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Published: 2012/03/17
by Sam Davis

The End of That for Plants and Animals

What made you choose to return to that studio?

There was definitely a special vibe. It’s totally out of a fancy world that we never imagined. It’s like a world-class facility—pretty insane. [Olivier] who owns it lives in Montreal. He’s seen us play and is kind of a fan. He’s got a place [in Montreal] and a studio in Paris. He’s been involved in the music world for 40-50 years. So that basically came about because he made it possible for us. And some other Montreal bands have recorded at this studio outside of Paris. It’s the kind of place that once you go a couple of times you feel like you’re going home. It’s a home. It’s a studio, but it’s also a home. Everybody gets their own room. It’s like going back to your family cottage or something. It’s got the most welcoming, relaxed…it’s a special place to even hang out at. So to actually be able to work in the studio, which is a very, like I said a world-class studio…The equipment is just pretty insane and so are the options in terms of where you want to record.

Some of the drums we did upstairs in the living room. With the hall and doors open, it got much bigger reverberation. We also did some in the basement, which is more kind of a 70s style, isolated, no reverb, no echoes at all. Super dry, super dead. So there’s just lots of choices. And working with our engineer, who tracked us the first time…his name is Lionel Darenne. We met him the first time and then he really liked working with us and we liked working with him. He ended up working with us on this whole record. He did 14 days with us back to back.

It wasn’t easy at first. Things weren’t really clicking. It’s hard to describe it, but it was one of those circumstances where because of the pressure, you know, having 2 weeks booked at a place, it wasn’t easy. It was hard. As time goes by, it gets harder and harder. So we’re trying to deal with that, trying to figure out what’s wrong and why we don’t sound right. Why they’re all popping. Why it doesn’t seem to work. And we wrestled with that for a while and Lionel was a huge part of that, of basically not only recording us, but being our therapist trying to make it work for us. And ultimately it did. Largely, I think he was a part of that and a huge part of the sound too.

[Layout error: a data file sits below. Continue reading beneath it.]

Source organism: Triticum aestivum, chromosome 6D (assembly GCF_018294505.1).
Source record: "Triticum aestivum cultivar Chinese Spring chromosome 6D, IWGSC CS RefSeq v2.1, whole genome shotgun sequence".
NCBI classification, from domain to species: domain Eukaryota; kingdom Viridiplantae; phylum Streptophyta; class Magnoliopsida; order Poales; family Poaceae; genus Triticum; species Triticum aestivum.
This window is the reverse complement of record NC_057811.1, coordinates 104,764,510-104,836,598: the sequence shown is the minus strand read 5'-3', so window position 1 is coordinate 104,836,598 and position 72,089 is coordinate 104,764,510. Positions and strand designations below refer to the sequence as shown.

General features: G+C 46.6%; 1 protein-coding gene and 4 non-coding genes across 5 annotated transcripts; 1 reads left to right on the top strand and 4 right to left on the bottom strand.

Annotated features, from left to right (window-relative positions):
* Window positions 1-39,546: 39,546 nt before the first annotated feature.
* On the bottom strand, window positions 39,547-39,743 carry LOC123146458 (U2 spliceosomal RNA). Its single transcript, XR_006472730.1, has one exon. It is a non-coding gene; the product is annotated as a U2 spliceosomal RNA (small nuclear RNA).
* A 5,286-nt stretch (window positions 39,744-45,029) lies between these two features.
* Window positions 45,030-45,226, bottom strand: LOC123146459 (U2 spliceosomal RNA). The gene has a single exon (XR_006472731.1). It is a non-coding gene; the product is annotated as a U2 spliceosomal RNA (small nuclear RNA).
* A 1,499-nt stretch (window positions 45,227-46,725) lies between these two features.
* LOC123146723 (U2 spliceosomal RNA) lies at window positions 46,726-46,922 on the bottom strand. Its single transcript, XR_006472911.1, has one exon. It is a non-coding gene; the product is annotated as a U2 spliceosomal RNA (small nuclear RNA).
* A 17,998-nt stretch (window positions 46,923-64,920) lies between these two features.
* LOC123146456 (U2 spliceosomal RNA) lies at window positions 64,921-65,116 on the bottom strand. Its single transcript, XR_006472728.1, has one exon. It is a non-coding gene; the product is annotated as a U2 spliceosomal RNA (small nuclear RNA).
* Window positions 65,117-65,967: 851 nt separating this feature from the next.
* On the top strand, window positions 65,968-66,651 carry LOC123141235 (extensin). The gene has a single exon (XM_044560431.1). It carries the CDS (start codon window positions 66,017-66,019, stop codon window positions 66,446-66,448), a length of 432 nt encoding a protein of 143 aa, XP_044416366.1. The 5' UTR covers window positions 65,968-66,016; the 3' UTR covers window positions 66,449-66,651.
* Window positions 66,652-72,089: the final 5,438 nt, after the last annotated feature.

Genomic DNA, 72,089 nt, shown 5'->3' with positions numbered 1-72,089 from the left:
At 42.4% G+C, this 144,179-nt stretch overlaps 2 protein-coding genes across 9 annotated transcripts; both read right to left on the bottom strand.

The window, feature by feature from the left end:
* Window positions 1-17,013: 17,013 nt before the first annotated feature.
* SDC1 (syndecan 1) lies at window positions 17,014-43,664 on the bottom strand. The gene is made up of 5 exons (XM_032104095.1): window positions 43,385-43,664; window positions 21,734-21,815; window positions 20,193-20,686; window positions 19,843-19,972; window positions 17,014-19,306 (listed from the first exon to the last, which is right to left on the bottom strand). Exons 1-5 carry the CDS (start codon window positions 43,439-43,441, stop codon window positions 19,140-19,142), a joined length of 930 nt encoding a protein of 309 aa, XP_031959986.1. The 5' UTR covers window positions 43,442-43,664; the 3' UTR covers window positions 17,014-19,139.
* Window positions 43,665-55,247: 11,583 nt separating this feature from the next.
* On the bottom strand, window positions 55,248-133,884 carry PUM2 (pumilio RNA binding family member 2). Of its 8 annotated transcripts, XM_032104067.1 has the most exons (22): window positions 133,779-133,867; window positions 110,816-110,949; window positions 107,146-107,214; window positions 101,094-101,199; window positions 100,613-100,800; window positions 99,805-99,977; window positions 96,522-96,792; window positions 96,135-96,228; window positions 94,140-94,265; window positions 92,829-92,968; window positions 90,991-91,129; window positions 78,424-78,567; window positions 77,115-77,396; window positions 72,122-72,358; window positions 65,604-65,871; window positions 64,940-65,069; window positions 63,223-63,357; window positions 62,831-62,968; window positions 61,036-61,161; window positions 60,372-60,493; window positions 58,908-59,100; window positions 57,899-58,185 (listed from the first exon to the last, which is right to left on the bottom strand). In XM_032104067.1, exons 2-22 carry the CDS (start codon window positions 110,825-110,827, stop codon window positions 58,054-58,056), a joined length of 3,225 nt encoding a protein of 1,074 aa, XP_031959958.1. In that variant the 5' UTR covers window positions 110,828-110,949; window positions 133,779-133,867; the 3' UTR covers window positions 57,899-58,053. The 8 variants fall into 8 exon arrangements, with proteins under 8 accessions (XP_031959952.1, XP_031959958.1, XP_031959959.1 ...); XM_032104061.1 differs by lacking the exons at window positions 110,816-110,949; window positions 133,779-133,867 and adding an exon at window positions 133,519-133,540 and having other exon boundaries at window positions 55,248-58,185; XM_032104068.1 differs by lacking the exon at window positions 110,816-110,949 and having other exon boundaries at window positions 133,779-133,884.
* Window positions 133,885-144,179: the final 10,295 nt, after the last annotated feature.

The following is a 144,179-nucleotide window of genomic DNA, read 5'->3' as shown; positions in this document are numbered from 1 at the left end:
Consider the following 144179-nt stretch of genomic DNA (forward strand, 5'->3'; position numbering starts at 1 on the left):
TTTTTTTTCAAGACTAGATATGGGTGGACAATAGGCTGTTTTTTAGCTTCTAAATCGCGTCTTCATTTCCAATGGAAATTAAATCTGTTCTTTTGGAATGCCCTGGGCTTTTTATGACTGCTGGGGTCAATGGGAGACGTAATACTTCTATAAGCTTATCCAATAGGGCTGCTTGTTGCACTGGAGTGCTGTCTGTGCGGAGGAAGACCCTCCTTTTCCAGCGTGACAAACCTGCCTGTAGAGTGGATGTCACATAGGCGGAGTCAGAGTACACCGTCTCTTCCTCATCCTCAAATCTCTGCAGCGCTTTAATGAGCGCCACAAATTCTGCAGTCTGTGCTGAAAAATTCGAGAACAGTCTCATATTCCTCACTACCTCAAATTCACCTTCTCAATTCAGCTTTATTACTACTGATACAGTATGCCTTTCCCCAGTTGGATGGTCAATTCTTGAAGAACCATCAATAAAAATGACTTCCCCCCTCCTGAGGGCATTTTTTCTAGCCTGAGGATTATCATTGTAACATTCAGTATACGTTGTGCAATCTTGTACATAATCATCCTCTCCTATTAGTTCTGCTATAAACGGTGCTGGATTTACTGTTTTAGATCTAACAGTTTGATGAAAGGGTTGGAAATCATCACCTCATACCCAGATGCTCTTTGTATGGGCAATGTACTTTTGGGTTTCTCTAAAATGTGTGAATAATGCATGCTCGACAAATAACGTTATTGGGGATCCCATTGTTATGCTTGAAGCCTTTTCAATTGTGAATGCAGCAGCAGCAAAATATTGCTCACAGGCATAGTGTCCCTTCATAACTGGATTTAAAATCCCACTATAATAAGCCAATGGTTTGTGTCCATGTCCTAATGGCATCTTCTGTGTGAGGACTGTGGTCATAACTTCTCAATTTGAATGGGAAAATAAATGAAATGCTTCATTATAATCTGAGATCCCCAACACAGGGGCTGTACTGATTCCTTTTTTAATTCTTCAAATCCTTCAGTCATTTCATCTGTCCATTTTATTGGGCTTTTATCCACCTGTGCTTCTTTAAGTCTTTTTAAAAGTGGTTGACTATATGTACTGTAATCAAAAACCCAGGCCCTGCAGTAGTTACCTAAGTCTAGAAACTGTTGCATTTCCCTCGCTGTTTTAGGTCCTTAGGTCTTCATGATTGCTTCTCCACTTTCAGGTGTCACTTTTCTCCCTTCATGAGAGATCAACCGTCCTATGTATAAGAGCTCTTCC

Reminds me of Exile on Main Street sessions, where they recorded in a mansion in France.

Yeah! It’s totally the same deal; literally the same thing.

Did you guys have any special guests, like Gram Parsons during the Exile sessions, stop by?

Actually, we didn’t have any musical visitors, but Nic [Basque] and [Matthew] Woodley’s girlfriends both hung out for awhile while we were working and they both sang on a couple tracks. The song “The End of That” was kind of a turning point. A funny thing happened when we were working. We were super stressed out and things weren’t really going well. We were worried about time and running out of time. Then we got to work one day, kind of determined to get some work done. We had a talk like “Okay, we’ve gotta turn this around and get some work done.” So we started working and playing and then it was a holiday in France, kind of like a Labor Day, and the neighbor came over completely irate and just really angry that we were making so much noise. So Olivier was like, “Look guys, we can’t really play drums upstairs. We can’t do this.”

We thought it was the end. Could things be going any worse? Then we laughed, things were getting so ridiculous, like, “Wow, that’s just crazy.” It kind of alleviated the stress somehow. Then we had dinner and were like “Okay, if we can’t work today upstairs then let’s move everything downstairs.” We hadn’t really had the opportunity to use the dead, 70s style drum booth.

So we moved everything downstairs that night after we had dinner. We all laughed about how fucked we were. So we took everything downstairs and we started setting up for the song that we hadn’t even played yet. Everybody had heard it, it’s three chords. We started setting up and Woodley ended up playing, not on his kit, just basically a kick, a snare, and a high-hat. We put him in between the two glass sliding doors. In between the control room and live room. So he’s wedged in this little aquarium. Nic played some sort of weird amp, not this normal amp, this strange, old almost like a harmonica amp. Nic and Woodley’s girlfriends came down to sing back up and dance around. I ran upstairs and told Olivier to get down here, “you’re playing bass,” I said. He came down and we went through the song twice. I think that was it and it was done. It opened the door to us being happy again.